Having come for the breastfeeding support, I stayed for the mothering advice. I quickly learned that LLL isn’t like your average mothers’ group. Our local branch has an active Facebook page which is especially useful for those 3am feeds when you feel like the only person awake in the world, while everyone else’s baby is peacefully sleeping. I sought advice to encourage my baby to sleep in his cot, and while many helpful (but sadly doomed to failure) tips were offered, a chorus of experienced mums also pointed out that he was still tiny and that his need to be in my arms was immense. In a fit of pique, I threw my phone down, muttering ‘bunch of hippies’, and then picked it up to order a raft of sleep training books and sign up to a horde of sleep websites. Within a week I realised that sleep training was simply not an option for us, recognised that I had a snuggly little baby who needed me and returned to LLL for information on safe bedsharing and maximising my rest.
I found the support especially useful when the whole universe seemed to be offering advice I didn’t want to take and that didn’t make sense when I looked at the science: ‘give him formula to make him sleep’, ‘he’s a big hungry baby – get him on solids, a little thing like you won’t be able to fill him’, ‘he’s just using you as a dummy’. For me, LLL offers evidence-based advice I respect as a doctor, whilst emphasising the mother’s knowledge and understanding of her baby.
So here I am nearly eighteen months down the line, breastfeeding a toddler, using a sling, refusing to sleep train, baby-led weaning, attachment parenting, bedsharing when necessary and knitting my own yoghurt – only one of these is a joke! I am back at work and trying my damnedest to offer a pro-breastfeeding viewpoint without making the mothers I work with feel pressurised, or boring my colleagues too much. I am astonished every day at the embarrassing ignorance of paediatric staff about breastfeeding and am trying, piece by tiny piece, to fix it. And when a new mum posts on our Facebook group about her frustration that her baby won’t sleep in his cot all night, I am one of those annoying voices saying, ‘well, he’s very new, he might not be ready quite yet’ . Perhaps at those moments I am trying to whisper back a year and a half ago to myself, angry and desperate in the middle of the night.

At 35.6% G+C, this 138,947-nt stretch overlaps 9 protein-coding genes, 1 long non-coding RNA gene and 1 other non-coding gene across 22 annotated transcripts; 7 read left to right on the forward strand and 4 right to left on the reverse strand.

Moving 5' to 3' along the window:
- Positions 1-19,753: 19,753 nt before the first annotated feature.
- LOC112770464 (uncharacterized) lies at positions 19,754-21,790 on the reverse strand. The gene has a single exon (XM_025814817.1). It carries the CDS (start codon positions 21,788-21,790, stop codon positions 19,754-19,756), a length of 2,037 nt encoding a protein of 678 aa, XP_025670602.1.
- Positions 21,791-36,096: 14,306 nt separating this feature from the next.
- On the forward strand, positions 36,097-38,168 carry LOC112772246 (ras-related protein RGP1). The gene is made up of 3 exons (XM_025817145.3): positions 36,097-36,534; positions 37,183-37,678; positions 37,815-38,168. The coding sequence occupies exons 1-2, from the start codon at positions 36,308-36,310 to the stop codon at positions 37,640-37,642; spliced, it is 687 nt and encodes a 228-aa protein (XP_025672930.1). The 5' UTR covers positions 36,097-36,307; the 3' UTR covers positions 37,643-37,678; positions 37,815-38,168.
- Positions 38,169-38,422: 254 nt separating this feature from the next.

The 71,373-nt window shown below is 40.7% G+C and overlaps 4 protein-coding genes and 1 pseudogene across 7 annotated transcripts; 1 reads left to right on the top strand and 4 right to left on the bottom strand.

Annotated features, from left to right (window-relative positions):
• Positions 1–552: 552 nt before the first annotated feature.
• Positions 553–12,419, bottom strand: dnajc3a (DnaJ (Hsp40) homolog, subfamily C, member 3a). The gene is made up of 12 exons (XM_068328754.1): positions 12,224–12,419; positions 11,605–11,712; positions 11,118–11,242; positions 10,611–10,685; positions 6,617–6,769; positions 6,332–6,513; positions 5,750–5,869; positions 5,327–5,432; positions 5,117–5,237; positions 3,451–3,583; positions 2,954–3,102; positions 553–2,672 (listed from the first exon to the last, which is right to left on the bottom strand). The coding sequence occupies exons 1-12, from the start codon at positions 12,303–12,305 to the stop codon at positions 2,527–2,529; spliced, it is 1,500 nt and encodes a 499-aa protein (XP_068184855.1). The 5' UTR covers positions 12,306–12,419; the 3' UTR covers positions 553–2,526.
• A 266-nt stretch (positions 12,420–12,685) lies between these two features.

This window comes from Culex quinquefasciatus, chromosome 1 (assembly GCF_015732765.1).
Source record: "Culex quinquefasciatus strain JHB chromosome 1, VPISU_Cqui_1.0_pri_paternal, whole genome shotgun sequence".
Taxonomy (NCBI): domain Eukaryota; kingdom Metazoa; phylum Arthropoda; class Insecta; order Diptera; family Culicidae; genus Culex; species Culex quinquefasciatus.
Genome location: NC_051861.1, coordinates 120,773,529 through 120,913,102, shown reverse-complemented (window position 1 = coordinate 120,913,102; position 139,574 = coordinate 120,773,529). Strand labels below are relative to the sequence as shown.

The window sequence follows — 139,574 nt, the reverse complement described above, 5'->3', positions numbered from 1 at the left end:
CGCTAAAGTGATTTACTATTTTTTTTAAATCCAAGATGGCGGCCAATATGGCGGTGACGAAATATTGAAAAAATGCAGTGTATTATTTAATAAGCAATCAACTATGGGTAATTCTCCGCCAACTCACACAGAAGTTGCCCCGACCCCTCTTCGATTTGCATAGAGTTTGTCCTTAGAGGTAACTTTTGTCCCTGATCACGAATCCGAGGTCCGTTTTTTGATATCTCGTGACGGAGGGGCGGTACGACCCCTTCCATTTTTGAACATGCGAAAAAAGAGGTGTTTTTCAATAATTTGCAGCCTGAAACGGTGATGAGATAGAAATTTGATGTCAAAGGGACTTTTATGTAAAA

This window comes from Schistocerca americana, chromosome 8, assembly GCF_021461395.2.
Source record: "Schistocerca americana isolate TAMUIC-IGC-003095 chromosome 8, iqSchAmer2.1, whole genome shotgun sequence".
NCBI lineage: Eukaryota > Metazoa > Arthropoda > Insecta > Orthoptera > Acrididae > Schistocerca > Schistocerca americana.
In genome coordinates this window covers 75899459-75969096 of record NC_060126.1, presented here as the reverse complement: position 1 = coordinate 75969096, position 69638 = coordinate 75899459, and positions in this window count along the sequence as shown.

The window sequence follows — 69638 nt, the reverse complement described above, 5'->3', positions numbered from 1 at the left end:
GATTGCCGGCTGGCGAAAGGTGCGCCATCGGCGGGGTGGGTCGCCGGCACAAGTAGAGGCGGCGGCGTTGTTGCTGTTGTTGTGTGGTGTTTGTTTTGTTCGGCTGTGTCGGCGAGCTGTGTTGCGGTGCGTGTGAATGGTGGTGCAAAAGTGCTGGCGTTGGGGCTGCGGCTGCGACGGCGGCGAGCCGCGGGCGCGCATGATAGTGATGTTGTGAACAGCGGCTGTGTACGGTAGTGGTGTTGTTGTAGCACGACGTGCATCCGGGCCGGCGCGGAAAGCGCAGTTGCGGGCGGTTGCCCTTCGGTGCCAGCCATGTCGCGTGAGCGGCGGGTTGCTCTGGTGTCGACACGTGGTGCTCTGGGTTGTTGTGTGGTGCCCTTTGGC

I am both softer and stronger, which makes me sound a little like a toilet paper advert. But I have learnt to relax into mothering a bit, to throw away the books and read my child, whilst becoming fiercely defensive of the rights and needs of all children in society. In LLL I have found my tribe, and I am grateful for it every day.
Vicky Thomas, LLL Tyne & Wear
This story was originally published in issue 204 of Breastfeeding Matters (Nov/ Dec 2014)